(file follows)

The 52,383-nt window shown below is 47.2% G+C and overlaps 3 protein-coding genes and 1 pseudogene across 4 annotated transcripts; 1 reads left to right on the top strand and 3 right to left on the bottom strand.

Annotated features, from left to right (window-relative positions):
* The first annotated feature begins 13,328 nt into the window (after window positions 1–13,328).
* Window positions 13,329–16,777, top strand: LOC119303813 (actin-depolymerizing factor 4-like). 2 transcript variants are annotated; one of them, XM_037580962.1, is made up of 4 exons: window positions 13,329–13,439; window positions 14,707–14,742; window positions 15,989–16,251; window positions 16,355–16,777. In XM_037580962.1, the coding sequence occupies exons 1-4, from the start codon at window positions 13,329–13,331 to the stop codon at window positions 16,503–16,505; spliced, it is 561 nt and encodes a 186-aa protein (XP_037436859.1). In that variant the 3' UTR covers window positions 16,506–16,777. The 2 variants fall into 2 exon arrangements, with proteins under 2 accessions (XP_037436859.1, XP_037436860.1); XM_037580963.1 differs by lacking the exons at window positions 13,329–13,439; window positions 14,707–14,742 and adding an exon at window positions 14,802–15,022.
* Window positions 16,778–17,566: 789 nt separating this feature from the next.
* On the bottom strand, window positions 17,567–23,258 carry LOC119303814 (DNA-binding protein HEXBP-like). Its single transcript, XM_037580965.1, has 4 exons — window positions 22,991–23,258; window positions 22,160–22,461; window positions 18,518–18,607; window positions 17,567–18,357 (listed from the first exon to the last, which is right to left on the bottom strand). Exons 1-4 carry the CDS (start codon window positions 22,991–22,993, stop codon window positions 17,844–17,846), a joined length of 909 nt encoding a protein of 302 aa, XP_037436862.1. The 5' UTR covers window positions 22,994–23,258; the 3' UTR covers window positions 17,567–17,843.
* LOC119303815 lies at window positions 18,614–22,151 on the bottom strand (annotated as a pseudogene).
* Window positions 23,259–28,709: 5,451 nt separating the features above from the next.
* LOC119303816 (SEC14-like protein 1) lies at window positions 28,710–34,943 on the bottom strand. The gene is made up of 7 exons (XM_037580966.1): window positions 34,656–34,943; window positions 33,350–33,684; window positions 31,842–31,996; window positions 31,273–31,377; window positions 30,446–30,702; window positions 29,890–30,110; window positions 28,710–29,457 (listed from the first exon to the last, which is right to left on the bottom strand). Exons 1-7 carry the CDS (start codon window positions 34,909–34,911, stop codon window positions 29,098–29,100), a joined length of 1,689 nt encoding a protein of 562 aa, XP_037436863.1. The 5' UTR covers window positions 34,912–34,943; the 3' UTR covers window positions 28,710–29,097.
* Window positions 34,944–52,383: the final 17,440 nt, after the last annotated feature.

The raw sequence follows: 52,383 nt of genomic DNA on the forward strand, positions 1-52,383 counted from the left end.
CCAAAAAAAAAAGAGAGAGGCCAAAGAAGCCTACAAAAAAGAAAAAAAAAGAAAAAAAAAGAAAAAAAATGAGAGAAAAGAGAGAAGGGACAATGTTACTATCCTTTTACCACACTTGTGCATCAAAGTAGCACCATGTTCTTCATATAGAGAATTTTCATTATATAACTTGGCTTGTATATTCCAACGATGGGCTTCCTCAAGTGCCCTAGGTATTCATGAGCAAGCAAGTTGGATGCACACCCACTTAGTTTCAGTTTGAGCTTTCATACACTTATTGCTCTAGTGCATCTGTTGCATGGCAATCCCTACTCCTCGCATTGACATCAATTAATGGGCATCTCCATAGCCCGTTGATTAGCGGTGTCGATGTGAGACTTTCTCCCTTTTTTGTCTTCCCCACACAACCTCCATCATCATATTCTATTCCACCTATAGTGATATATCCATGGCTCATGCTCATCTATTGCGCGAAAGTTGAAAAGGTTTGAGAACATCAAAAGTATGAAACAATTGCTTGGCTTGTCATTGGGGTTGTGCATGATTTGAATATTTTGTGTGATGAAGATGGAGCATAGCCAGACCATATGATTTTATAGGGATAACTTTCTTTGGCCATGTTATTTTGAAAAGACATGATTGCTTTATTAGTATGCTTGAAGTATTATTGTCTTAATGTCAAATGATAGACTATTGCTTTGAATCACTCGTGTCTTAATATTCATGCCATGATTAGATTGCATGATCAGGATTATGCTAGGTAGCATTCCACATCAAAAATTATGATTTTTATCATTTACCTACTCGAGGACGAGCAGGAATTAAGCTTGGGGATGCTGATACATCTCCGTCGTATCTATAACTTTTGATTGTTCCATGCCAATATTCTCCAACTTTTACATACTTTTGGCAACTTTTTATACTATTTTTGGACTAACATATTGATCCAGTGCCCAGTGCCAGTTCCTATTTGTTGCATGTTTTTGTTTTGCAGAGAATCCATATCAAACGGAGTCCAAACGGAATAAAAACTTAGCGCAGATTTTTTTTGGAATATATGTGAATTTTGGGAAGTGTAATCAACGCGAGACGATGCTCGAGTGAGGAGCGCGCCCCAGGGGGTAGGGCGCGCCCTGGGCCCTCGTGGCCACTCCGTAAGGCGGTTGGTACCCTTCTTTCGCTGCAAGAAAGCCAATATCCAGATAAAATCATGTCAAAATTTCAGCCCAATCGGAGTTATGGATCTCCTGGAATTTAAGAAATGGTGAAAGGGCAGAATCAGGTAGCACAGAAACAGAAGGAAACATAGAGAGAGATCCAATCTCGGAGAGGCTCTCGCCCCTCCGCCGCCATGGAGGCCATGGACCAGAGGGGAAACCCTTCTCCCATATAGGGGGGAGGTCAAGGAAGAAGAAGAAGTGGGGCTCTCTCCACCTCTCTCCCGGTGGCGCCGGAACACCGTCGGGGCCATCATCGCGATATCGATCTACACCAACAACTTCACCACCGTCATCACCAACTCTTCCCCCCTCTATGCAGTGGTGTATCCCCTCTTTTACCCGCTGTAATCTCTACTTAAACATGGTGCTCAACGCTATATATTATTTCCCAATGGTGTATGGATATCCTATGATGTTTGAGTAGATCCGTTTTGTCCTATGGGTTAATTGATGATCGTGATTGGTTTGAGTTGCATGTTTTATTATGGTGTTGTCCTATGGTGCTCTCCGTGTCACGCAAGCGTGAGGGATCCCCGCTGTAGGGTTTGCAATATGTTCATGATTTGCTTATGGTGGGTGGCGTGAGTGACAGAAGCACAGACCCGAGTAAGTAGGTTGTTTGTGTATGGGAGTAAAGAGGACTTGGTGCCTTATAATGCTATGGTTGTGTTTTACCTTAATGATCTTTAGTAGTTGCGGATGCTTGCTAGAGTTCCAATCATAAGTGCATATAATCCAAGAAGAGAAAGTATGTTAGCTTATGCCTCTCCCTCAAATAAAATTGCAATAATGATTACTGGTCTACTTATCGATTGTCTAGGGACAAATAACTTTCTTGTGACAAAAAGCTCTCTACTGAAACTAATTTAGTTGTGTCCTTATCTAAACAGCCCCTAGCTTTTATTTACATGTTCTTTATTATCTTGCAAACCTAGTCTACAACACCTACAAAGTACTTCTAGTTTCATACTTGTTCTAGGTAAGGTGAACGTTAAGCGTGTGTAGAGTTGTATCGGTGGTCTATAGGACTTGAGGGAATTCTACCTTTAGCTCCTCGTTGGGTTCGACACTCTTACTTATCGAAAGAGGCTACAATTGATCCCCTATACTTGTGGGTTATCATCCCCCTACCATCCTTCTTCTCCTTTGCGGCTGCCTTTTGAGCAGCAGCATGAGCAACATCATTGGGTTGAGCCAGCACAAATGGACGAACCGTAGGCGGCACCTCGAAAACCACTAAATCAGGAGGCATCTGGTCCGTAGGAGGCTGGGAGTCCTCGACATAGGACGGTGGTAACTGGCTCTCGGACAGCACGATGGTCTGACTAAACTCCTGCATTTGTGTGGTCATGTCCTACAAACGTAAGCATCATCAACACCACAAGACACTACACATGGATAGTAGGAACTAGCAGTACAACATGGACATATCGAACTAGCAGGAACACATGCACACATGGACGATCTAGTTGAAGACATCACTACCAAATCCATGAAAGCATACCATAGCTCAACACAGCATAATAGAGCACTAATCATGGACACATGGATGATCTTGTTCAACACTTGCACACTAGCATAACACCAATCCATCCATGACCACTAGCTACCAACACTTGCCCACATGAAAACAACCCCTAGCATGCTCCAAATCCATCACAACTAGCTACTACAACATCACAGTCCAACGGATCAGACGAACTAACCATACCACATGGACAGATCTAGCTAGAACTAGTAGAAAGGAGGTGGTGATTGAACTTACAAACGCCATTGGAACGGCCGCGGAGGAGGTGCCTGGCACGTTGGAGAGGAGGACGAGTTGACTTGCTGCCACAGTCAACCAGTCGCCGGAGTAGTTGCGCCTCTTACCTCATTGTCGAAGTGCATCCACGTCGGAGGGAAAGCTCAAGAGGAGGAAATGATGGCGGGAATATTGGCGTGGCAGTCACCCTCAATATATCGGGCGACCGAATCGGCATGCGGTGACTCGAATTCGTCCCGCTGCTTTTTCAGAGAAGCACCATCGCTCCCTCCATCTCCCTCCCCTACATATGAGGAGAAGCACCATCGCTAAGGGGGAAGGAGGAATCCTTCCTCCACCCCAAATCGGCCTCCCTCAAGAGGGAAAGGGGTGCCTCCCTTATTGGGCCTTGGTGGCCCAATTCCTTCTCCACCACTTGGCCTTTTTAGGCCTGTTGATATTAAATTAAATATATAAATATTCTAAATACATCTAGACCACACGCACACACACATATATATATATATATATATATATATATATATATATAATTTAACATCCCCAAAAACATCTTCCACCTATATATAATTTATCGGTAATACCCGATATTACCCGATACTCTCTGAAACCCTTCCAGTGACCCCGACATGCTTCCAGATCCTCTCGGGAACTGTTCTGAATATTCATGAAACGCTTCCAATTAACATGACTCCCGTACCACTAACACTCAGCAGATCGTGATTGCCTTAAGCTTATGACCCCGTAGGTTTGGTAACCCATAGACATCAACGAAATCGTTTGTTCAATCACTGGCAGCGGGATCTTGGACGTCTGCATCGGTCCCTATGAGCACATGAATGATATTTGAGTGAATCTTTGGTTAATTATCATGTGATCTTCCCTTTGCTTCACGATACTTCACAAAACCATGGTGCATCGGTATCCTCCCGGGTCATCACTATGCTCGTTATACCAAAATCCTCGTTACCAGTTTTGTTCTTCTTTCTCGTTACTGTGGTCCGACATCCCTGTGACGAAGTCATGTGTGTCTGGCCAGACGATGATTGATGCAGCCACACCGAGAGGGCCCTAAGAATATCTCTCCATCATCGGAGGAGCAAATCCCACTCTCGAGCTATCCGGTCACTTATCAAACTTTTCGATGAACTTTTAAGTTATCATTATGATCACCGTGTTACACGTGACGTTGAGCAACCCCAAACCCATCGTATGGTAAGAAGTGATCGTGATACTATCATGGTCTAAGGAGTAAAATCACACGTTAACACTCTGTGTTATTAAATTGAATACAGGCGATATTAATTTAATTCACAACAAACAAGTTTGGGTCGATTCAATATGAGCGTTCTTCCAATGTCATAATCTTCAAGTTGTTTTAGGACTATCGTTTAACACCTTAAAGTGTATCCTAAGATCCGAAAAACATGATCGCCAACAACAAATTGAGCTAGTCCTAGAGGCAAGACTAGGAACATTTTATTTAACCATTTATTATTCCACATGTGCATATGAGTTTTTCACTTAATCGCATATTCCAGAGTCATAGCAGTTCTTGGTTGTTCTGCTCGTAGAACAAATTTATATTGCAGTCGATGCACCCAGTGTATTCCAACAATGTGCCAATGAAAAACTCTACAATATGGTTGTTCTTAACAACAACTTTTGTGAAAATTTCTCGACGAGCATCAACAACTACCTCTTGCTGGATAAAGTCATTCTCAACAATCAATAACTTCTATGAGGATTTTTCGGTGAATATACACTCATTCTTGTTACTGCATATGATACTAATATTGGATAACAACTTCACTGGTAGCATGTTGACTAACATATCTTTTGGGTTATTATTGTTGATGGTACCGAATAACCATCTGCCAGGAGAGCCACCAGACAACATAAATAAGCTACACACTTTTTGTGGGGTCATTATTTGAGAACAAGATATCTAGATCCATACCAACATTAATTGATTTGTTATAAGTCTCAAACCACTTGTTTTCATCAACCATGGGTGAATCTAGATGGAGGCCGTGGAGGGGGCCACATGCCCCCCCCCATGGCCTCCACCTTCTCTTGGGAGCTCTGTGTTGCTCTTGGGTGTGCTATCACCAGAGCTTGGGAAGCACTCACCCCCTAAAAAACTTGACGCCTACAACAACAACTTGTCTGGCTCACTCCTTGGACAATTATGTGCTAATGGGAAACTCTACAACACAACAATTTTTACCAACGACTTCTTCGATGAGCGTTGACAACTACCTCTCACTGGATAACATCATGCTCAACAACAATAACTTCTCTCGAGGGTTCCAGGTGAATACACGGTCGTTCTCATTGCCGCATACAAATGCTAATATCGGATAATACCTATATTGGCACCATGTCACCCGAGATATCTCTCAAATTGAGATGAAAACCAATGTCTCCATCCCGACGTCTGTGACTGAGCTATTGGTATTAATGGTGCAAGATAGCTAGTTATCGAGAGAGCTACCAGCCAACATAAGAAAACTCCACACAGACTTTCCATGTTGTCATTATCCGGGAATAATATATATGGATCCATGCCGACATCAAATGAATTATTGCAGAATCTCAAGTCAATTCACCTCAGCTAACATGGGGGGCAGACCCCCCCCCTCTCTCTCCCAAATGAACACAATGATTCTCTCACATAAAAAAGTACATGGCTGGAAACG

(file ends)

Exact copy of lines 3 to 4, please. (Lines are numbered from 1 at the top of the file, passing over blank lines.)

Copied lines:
* The first annotated feature begins 13,328 nt into the window (after window positions 1–13,328).
* Window positions 13,329–16,777, top strand: LOC119303813 (actin-depolymerizing factor 4-like). 2 transcript variants are annotated; one of them, XM_037580962.1, is made up of 4 exons: window positions 13,329–13,439; window positions 14,707–14,742; window positions 15,989–16,251; window positions 16,355–16,777. In XM_037580962.1, the coding sequence occupies exons 1-4, from the start codon at window positions 13,329–13,331 to the stop codon at window positions 16,503–16,505; spliced, it is 561 nt and encodes a 186-aa protein (XP_037436859.1). In that variant the 3' UTR covers window positions 16,506–16,777. The 2 variants fall into 2 exon arrangements, with proteins under 2 accessions (XP_037436859.1, XP_037436860.1); XM_037580963.1 differs by lacking the exons at window positions 13,329–13,439; window positions 14,707–14,742 and adding an exon at window positions 14,802–15,022.